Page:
Quote of the Week: The Minnesota Vikings Dig Stefon Diggs
Locker room chemistry in the NFL is underrated. Look at Dallas Cowboys defensive end Greg Hardy, who yesterday confronted teammates and nearly fought a special teams coach during . Dez Bryant, his fiery teammate, stepped in to stop Hardy from taking the tirade too far, but the damage was already done. Reporters are questioning Jerry Jones for signing a player with a history of domestic violence, and Ian O’ Connor of ESPN believes the Cowboys should suspend Hardy for his actions.
Incidents like that will only divide locker rooms, and the tension’s building outside of Dallas, too. In Philadelphia, one player entered the locker room after last night’s loss to the Carolina Panthers screaming, specifically telling his teammates to catch the football. Eagles receivers dropped seven passes last night, some of which may have kept the team competitive in an important conference game. It’s a problem that’s affecting teams negatively, on and off the field. The Cowboys have lost four straight, the Eagles are 3-4, and they’re losing ground on the division-leading New York Giants.
For the Vikings, it’s a much different story. They’re 4-2 after an impressive comeback victory on the road against the Lions and look like a team that enjoys playing football together. They’re young —with a number of rookies contributing on both sides of the ball — and the mix of veteran leadership and Mike Zimmer’s coaching mentality is creating an environment players want to be a part of. Just look at this clip after Stefon Diggs’s electrifying 36-yard touchdown grab:
Mike Wallace appears fired up as he speaks to Joe Berger and Matt Kalil, likely as a result of their sound blocking on the Diggs touchdown. Diggs overhears the excitement and rushes over to give Berger a hug. It was a candid moment caught by the Fox cameras and one that shows the connection at every level of this roster, from the veteran starters to the rookie sensations. Teddy Bridgewater, not unaccustomed to these interactions, spoke to the “Diggs Effect” after the game:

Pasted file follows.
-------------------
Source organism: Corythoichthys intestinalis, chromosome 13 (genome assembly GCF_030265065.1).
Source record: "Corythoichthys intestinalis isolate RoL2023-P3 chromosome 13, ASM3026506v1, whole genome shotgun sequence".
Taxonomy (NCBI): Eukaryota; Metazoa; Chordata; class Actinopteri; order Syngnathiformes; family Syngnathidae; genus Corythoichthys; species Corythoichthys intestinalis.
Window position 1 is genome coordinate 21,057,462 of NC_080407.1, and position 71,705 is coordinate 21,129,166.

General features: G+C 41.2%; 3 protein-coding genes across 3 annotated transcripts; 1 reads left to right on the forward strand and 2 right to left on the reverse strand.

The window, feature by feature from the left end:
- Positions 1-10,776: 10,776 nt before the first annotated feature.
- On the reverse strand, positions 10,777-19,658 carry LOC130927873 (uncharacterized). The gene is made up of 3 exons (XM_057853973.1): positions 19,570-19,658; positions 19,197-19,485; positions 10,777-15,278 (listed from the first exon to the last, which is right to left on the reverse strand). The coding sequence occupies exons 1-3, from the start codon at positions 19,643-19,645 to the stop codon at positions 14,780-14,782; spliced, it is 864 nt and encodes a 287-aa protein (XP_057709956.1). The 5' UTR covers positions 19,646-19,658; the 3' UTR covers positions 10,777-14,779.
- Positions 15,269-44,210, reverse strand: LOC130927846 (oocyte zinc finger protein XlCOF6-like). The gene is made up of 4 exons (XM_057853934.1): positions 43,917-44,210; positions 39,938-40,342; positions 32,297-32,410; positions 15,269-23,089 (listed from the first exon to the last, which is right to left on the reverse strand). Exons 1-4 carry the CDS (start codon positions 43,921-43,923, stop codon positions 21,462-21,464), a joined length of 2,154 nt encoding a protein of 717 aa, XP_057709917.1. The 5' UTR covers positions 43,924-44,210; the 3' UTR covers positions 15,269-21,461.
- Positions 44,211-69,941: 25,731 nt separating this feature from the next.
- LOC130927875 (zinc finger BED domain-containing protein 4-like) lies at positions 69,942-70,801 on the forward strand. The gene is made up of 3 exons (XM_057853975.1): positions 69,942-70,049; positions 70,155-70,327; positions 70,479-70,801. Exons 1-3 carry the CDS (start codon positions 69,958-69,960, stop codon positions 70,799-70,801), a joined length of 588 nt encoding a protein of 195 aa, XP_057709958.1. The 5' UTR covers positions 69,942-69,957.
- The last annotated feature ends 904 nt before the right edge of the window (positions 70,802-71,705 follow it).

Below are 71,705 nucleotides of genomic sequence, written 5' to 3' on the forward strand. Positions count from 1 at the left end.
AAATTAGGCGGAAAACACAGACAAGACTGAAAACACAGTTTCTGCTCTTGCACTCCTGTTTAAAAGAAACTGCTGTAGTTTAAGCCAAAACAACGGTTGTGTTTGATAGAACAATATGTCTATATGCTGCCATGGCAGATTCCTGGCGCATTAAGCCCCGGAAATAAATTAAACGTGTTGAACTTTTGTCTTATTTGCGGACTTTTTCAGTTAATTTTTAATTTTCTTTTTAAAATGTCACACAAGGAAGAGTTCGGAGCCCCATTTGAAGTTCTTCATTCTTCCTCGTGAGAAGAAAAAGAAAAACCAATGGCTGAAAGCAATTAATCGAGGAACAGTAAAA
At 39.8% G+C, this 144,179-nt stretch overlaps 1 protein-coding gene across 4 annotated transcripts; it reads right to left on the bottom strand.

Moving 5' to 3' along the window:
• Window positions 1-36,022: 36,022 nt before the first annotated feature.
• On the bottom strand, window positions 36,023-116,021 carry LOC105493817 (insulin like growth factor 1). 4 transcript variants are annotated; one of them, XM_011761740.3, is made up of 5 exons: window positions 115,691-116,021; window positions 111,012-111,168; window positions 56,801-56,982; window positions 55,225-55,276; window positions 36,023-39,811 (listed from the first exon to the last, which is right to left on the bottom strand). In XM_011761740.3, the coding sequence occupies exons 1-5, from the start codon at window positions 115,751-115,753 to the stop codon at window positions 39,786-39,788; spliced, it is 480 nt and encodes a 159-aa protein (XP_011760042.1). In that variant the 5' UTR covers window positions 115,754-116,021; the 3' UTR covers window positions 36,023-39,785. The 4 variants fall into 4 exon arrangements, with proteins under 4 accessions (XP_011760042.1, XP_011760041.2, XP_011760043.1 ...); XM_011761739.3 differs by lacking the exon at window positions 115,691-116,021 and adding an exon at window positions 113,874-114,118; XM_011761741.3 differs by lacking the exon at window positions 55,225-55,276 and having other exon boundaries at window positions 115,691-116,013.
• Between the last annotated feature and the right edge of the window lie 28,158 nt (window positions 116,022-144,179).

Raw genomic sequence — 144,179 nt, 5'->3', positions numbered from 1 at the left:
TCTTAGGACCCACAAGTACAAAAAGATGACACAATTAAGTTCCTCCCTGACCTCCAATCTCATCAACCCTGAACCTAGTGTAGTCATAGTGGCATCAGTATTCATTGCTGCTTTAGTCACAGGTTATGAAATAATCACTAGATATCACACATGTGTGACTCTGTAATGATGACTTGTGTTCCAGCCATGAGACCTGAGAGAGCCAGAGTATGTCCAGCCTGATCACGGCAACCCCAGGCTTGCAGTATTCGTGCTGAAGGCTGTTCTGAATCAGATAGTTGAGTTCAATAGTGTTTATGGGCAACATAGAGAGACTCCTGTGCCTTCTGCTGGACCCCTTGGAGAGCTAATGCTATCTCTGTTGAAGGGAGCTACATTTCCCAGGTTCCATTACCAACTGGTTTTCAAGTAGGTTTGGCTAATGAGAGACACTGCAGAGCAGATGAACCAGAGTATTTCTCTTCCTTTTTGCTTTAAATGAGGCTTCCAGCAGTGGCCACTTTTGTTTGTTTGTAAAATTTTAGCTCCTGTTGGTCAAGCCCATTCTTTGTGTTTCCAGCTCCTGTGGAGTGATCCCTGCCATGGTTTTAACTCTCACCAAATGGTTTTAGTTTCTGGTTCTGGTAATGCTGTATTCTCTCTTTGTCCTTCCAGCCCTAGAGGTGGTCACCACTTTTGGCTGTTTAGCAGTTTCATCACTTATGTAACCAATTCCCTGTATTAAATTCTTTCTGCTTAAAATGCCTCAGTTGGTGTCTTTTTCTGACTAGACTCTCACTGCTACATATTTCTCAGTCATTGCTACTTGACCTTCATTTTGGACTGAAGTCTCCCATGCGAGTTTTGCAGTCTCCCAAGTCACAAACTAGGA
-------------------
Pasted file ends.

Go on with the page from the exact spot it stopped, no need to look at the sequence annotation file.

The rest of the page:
[quote_center]”You have to love that guy because he’s so energetic and so excited about playing in the NFL,” Bridgewater said. “Even (Saturday) at our walkthrough, when everyone was at walking tempo, he was running at full speed. That’s just how he is.”[/quote_center]
For the second time in as many games, Diggs led Vikings wide receivers, catching six passes for 108 yards in yet another explosive performance. He leads the league in average yards run per route, outperforming players like Antonio Brown, and he’s rocketed to the team-lead in reception yards. Through three games, he has 19 catches and 324 yards, giving him 17.1 yards per catch.
Diggs even ran the ball for nine yards on an end-around yesterday, all but signaling the end of Cordarrelle Patterson’s reign of mediocrity in Minnesota. The rookie out of Maryland can do everything Patterson can, only better. He runs crisp routes, most notably on the double move to score yesterday, can return punts and kicks, and is collectively loved by his teammates.
His attitude, whether he’s running through walkthroughs or preparing for a game, is infectious. After his touchdown, Diggs’s teammates celebrated emphatically, re-enacting his new “digging” dance and swarming him with hugs and high-fives. There’s no “me first” attitude in Minnesota. Mike Wallace isn’t complaining about his lack of touchdowns; he’s praising Diggs and calling him the second-coming of Antonio Brown. Kyle Rudolph isn’t worried about his lack of touches; he’s doing what he needs to do as a blocker and a red zone threat.
And Adrian Peterson? The picture at the top of the page is all you need to see to learn how he feels. The Vikings dig Stefon Diggs.